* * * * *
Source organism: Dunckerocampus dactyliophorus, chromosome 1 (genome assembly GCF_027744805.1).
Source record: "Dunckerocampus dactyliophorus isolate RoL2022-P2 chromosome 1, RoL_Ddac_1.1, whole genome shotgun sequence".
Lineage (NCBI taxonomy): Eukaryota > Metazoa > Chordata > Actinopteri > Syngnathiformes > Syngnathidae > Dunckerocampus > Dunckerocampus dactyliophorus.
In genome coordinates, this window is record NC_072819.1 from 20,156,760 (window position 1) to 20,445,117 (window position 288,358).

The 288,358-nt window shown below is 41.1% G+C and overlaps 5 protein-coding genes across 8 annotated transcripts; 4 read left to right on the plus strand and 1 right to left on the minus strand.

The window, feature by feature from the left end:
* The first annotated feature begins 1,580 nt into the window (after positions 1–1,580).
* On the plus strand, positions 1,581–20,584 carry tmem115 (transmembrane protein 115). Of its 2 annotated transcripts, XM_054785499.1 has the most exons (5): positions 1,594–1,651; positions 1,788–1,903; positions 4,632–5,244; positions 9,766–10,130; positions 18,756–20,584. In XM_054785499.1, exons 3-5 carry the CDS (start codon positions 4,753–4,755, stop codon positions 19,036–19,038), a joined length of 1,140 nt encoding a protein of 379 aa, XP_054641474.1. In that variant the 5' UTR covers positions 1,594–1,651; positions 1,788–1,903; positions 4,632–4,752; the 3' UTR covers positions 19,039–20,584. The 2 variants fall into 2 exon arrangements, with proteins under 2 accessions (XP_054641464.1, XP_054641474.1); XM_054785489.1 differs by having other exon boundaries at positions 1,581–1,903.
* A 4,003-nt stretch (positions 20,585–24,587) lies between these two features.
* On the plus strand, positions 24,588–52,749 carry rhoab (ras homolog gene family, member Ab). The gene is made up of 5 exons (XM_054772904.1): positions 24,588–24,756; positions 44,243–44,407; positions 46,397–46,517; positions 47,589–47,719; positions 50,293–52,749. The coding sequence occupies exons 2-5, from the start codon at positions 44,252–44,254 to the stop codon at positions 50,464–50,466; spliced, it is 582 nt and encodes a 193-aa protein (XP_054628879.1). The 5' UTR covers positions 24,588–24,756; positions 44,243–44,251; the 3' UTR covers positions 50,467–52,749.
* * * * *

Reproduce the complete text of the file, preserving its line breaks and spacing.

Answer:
Source organism: Dunckerocampus dactyliophorus, chromosome 1 (genome assembly GCF_027744805.1).
Source record: "Dunckerocampus dactyliophorus isolate RoL2022-P2 chromosome 1, RoL_Ddac_1.1, whole genome shotgun sequence".
Lineage (NCBI taxonomy): Eukaryota > Metazoa > Chordata > Actinopteri > Syngnathiformes > Syngnathidae > Dunckerocampus > Dunckerocampus dactyliophorus.
In genome coordinates, this window is record NC_072819.1 from 20,156,760 (window position 1) to 20,445,117 (window position 288,358).

The 288,358-nt window shown below is 41.1% G+C and overlaps 5 protein-coding genes across 8 annotated transcripts; 4 read left to right on the plus strand and 1 right to left on the minus strand.

The window, feature by feature from the left end:
* The first annotated feature begins 1,580 nt into the window (after positions 1–1,580).
* On the plus strand, positions 1,581–20,584 carry tmem115 (transmembrane protein 115). Of its 2 annotated transcripts, XM_054785499.1 has the most exons (5): positions 1,594–1,651; positions 1,788–1,903; positions 4,632–5,244; positions 9,766–10,130; positions 18,756–20,584. In XM_054785499.1, exons 3-5 carry the CDS (start codon positions 4,753–4,755, stop codon positions 19,036–19,038), a joined length of 1,140 nt encoding a protein of 379 aa, XP_054641474.1. In that variant the 5' UTR covers positions 1,594–1,651; positions 1,788–1,903; positions 4,632–4,752; the 3' UTR covers positions 19,039–20,584. The 2 variants fall into 2 exon arrangements, with proteins under 2 accessions (XP_054641464.1, XP_054641474.1); XM_054785489.1 differs by having other exon boundaries at positions 1,581–1,903.
* A 4,003-nt stretch (positions 20,585–24,587) lies between these two features.
* On the plus strand, positions 24,588–52,749 carry rhoab (ras homolog gene family, member Ab). The gene is made up of 5 exons (XM_054772904.1): positions 24,588–24,756; positions 44,243–44,407; positions 46,397–46,517; positions 47,589–47,719; positions 50,293–52,749. The coding sequence occupies exons 2-5, from the start codon at positions 44,252–44,254 to the stop codon at positions 50,464–50,466; spliced, it is 582 nt and encodes a 193-aa protein (XP_054628879.1). The 5' UTR covers positions 24,588–24,756; positions 44,243–44,251; the 3' UTR covers positions 50,467–52,749.